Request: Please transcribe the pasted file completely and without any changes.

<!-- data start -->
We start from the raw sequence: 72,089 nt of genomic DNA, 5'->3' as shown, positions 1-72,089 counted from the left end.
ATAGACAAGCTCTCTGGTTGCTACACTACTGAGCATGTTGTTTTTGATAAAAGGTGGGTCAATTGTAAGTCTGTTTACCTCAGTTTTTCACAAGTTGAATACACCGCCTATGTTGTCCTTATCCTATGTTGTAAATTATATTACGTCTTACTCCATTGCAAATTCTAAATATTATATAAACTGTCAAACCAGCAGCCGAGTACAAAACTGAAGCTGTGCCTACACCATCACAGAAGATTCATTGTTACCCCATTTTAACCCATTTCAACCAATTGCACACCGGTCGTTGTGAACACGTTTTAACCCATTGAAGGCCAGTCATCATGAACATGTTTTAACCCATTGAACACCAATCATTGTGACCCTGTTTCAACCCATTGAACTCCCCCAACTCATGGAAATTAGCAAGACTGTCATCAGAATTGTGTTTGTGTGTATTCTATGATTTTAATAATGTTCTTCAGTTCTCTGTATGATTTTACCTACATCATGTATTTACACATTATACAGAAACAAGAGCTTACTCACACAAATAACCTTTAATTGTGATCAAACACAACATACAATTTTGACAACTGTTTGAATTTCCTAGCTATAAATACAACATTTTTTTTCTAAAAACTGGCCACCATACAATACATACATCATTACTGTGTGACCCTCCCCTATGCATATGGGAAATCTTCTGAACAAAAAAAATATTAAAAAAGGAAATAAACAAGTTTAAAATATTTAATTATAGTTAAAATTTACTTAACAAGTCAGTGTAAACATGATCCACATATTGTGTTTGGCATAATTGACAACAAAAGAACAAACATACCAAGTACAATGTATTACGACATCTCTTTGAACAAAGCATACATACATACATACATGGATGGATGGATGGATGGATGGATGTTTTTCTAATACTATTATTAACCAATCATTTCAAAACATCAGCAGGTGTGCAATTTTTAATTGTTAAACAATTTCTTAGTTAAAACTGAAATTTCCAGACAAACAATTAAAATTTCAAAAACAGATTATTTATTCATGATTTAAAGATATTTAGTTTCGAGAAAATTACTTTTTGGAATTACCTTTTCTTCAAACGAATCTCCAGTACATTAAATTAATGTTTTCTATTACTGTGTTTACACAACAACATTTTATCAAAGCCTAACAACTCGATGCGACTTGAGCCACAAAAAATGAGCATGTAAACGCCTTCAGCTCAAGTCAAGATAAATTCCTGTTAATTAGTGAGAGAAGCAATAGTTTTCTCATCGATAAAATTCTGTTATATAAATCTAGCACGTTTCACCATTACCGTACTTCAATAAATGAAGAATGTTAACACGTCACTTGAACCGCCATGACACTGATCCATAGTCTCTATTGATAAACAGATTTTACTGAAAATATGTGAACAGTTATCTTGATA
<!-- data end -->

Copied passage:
We start from the raw sequence: 72,089 nt of genomic DNA, 5'->3' as shown, positions 1-72,089 counted from the left end.
ATAGACAAGCTCTCTGGTTGCTACACTACTGAGCATGTTGTTTTTGATAAAAGGTGGGTCAATTGTAAGTCTGTTTACCTCAGTTTTTCACAAGTTGAATACACCGCCTATGTTGTCCTTATCCTATGTTGTAAATTATATTACGTCTTACTCCATTGCAAATTCTAAATATTATATAAACTGTCAAACCAGCAGCCGAGTACAAAACTGAAGCTGTGCCTACACCATCACAGAAGATTCATTGTTACCCCATTTTAACCCATTTCAACCAATTGCACACCGGTCGTTGTGAACACGTTTTAACCCATTGAAGGCCAGTCATCATGAACATGTTTTAACCCATTGAACACCAATCATTGTGACCCTGTTTCAACCCATTGAACTCCCCCAACTCATGGAAATTAGCAAGACTGTCATCAGAATTGTGTTTGTGTGTATTCTATGATTTTAATAATGTTCTTCAGTTCTCTGTATGATTTTACCTACATCATGTATTTACACATTATACAGAAACAAGAGCTTACTCACACAAATAACCTTTAATTGTGATCAAACACAACATACAATTTTGACAACTGTTTGAATTTCCTAGCTATAAATACAACATTTTTTTTCTAAAAACTGGCCACCATACAATACATACATCATTACTGTGTGACCCTCCCCTATGCATATGGGAAATCTTCTGAACAAAAAAAATATTAAAAAAGGAAATAAACAAGTTTAAAATATTTAATTATAGTTAAAATTTACTTAACAAGTCAGTGTAAACATGATCCACATATTGTGTTTGGCATAATTGACAACAAAAGAACAAACATACCAAGTACAATGTATTACGACATCTCTTTGAACAAAGCATACATACATACATACATGGATGGATGGATGGATGGATGGATGTTTTTCTAATACTATTATTAACCAATCATTTCAAAACATCAGCAGGTGTGCAATTTTTAATTGTTAAACAATTTCTTAGTTAAAACTGAAATTTCCAGACAAACAATTAAAATTTCAAAAACAGATTATTTATTCATGATTTAAAGATATTTAGTTTCGAGAAAATTACTTTTTGGAATTACCTTTTCTTCAAACGAATCTCCAGTACATTAAATTAATGTTTTCTATTACTGTGTTTACACAACAACATTTTATCAAAGCCTAACAACTCGATGCGACTTGAGCCACAAAAAATGAGCATGTAAACGCCTTCAGCTCAAGTCAAGATAAATTCCTGTTAATTAGTGAGAGAAGCAATAGTTTTCTCATCGATAAAATTCTGTTATATAAATCTAGCACGTTTCACCATTACCGTACTTCAATAAATGAAGAATGTTAACACGTCACTTGAACCGCCATGACACTGATCCATAGTCTCTATTGATAAACAGATTTTACTGAAAATATGTGAACAGTTATCTTGATA